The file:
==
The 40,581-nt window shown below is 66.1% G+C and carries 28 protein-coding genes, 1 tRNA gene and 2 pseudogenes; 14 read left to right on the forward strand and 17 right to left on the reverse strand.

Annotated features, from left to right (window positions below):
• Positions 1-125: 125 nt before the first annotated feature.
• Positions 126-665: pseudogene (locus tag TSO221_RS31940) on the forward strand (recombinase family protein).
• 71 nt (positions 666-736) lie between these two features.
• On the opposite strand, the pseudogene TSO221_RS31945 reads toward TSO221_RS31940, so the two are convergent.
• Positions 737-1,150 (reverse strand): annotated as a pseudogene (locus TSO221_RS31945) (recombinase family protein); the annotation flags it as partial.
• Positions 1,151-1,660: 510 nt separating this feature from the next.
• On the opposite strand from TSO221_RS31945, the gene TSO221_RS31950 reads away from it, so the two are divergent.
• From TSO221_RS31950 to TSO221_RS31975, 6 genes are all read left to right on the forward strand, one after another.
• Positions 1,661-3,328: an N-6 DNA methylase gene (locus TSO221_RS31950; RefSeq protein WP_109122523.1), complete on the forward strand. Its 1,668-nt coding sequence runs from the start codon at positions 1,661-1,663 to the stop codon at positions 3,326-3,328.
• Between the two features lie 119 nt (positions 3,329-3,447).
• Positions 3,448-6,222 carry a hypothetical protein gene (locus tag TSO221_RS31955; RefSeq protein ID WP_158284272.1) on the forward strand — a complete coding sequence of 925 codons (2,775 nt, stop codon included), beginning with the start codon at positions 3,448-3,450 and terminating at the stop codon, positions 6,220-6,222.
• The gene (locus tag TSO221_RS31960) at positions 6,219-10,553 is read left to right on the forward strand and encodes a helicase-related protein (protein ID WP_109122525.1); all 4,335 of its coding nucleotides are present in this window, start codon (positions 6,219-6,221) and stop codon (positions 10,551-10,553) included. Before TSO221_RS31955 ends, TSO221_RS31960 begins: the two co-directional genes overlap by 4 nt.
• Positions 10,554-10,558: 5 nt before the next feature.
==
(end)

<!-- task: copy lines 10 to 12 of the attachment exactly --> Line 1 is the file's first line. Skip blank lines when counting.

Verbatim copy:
• From TSO221_RS31950 to TSO221_RS31975, 6 genes are all read left to right on the forward strand, one after another.
• Positions 1,661-3,328: an N-6 DNA methylase gene (locus TSO221_RS31950; RefSeq protein WP_109122523.1), complete on the forward strand. Its 1,668-nt coding sequence runs from the start codon at positions 1,661-1,663 to the stop codon at positions 3,326-3,328.
• Between the two features lie 119 nt (positions 3,329-3,447).